Thursday, August 16, 2012

"The Constitution tells me I can be Muslim, and I can wear the head scarf. Who is Disney to tell me I cannot?"

They are a company with a specific dress code designed to maintain a certain ambiance and atmosphere, specifically created to give the visitor a unique time and grand memories.  A hijab is not part of that experience, but as we have seen before, Islamic demands are usually accommodated in order to not be seen as Islamophobic.  Disney has not caved (yet) but we shall see if they can stand up to Islamic harrassment.

From KTLA August 13

Muslim Employee Suing Disney Over Right to Wear Hijab

LOS ANGELES (KTLA) -- A Muslim woman who worked as a hostess at a Disneyland restaurant is suing Disney, claiming the company wouldn't let her appear in front of guests while wearing her headscarf.

It's a dispute that's been going on for about two years, but now the American Civil Liberties Union is getting involved.

It all started in August 2010 when Imane Boudlal, a Morocco-born U.S. citizen, worked at the Storyteller Cafe in Disney's Grand California Hotel.
Boudlal wears a headscarf, or hijab, but Disney said the garment didn't comply with its strict dress code.

Disney offered up a compromise hat for her to wear, but Boudlal said it made her look like a joke.

"The hat makes a joke of my religion and draws even more attention to me," Boudlal told KTLA at the time.

"It's unacceptable. They don't want me to look Muslim. They just don't want the head covering to look like a hijab."

Correct, they don't want you looking like a Muslim.  They also don't want you to look like a Mennonite, Amish, Catholic, Wiccan. Druid, Jewish, Southern Baptist, Scientology or any of the hundreds of other belief systems.  They want you to look Disney, and that precludes you from wearing anything that would make you stand out.  

Boudlal had worked at the resort for two and a half years, but only realized she could wear her hijab to work after studying for her U.S. citizenship exam.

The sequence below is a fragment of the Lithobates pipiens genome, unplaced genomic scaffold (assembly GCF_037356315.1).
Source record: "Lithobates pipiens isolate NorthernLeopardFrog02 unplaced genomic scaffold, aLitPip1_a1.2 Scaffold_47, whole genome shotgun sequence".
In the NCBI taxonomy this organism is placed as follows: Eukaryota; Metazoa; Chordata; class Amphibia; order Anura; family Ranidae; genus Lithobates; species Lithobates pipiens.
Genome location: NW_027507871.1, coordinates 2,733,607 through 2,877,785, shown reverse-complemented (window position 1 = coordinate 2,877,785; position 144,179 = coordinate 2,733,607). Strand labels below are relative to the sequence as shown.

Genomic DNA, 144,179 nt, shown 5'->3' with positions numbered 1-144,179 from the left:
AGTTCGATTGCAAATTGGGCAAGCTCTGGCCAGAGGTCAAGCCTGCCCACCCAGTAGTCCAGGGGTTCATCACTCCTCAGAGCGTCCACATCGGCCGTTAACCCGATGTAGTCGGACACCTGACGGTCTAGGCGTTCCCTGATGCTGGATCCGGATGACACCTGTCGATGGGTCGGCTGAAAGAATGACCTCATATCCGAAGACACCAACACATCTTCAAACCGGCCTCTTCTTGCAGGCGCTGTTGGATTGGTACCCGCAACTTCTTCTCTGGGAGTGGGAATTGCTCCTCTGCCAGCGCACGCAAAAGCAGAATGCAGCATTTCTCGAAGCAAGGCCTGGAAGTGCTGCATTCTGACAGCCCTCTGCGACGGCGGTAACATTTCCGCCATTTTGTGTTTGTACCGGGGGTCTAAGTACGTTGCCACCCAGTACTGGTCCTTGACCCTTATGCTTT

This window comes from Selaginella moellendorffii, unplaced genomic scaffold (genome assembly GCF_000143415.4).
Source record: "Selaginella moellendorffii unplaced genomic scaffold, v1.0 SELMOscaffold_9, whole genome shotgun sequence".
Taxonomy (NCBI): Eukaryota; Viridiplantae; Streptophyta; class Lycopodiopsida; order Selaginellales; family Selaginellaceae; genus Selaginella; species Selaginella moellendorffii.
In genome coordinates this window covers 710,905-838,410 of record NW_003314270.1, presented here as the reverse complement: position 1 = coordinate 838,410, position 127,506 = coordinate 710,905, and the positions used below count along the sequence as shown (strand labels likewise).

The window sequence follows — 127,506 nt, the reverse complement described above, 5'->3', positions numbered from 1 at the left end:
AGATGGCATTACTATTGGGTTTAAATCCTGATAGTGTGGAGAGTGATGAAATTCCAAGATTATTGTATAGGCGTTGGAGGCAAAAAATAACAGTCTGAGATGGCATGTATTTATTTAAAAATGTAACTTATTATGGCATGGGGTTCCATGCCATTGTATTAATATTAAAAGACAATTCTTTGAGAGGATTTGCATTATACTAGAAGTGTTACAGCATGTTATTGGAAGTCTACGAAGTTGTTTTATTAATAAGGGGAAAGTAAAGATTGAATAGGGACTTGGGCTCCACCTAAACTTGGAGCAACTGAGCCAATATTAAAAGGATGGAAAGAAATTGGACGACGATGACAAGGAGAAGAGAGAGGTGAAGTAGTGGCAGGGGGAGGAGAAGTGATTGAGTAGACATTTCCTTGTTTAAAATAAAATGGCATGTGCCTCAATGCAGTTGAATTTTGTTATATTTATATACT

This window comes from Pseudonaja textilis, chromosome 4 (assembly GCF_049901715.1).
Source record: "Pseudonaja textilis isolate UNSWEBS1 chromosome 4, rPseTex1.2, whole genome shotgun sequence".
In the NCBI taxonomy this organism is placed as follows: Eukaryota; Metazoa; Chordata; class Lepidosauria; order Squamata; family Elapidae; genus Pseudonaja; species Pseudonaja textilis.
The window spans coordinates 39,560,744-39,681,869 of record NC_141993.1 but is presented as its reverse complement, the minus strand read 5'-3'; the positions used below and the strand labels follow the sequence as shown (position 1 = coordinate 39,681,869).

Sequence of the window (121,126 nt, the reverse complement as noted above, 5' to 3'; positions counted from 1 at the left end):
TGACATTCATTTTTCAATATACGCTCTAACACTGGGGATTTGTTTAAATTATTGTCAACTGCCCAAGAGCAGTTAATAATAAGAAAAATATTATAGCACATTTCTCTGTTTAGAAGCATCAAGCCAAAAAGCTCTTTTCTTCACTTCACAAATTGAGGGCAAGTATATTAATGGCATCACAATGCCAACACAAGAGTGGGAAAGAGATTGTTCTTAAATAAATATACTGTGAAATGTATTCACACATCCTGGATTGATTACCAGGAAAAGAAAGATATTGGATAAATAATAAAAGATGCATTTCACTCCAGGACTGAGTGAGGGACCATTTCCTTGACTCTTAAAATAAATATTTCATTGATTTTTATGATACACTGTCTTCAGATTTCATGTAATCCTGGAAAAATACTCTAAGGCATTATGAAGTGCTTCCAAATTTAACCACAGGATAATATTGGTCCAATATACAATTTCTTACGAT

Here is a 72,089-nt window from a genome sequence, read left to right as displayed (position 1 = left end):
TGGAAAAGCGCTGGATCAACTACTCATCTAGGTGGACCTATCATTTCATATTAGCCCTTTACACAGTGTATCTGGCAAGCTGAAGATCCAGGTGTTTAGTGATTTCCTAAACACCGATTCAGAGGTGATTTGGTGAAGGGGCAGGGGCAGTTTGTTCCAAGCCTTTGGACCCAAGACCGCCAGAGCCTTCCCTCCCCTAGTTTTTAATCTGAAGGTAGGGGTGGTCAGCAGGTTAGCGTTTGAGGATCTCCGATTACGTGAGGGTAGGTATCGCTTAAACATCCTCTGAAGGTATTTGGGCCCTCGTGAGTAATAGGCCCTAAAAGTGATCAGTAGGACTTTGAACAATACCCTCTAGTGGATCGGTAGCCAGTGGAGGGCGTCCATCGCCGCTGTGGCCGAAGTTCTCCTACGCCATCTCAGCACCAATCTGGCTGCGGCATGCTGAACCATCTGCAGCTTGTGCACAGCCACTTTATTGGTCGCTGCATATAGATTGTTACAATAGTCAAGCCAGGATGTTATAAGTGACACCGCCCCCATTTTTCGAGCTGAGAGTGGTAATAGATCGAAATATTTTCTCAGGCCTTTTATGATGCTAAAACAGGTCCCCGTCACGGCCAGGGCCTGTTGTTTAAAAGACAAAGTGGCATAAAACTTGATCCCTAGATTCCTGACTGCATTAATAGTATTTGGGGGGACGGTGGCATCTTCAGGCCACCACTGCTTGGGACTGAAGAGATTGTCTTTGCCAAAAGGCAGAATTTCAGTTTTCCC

She became a citizen in June 2010, and decided to challenge the Disney dress code a couple months later, on August 15.

When she wore her headscarf to work, Boudlal says she was told to take it off, work in the back where customers couldn't see her or go home.

She had three choices but refused all of them.  Islam must reign supreme, thus the flaunting of company rules and the demand for special accommodations.

She chose to go home, but reported to work for the next two days and was told the same thing.

Boudlal subsequently filed a complaint against Disney with the U.S. Equal Employment Opportunity Commission..

In a prepared statement, Disney spokeswoman Suzi Brown said the company "values diversity and has a long-standing policy against discrimination of any kind."

"Typically, somebody in an on-stage position like hers wouldn't wear something like that, that's not part of the costume," Brown said.

"We were trying to accommodate her with a backstage position that would allow her to work. We gave her a couple of different options and she chose not to take those."

But Boudlal maintains that wearing a headscarf is her constitutional right.

"My scarf doesn't do anything to harm Disney or the guests," she told KTLA.

Yes it does.  It removes the atmosphere of the "Happiest Place on Earth" and changes how visitors see Disneyland.  That is harming the image created by Walt and maintained for almost 60 years.  She should be fired immediately.

"The Constitution tells me I can be Muslim, and I can wear the head scarf. Who is Disney to tell me I cannot?"

1 comment:

Zener said...

What part of dress code doesn't she understand. And why can't she just go work somewhere else if she is that unhappy with her job... I'm sure when she got the job it was made clear what she would be wearing.

Dumb ass.....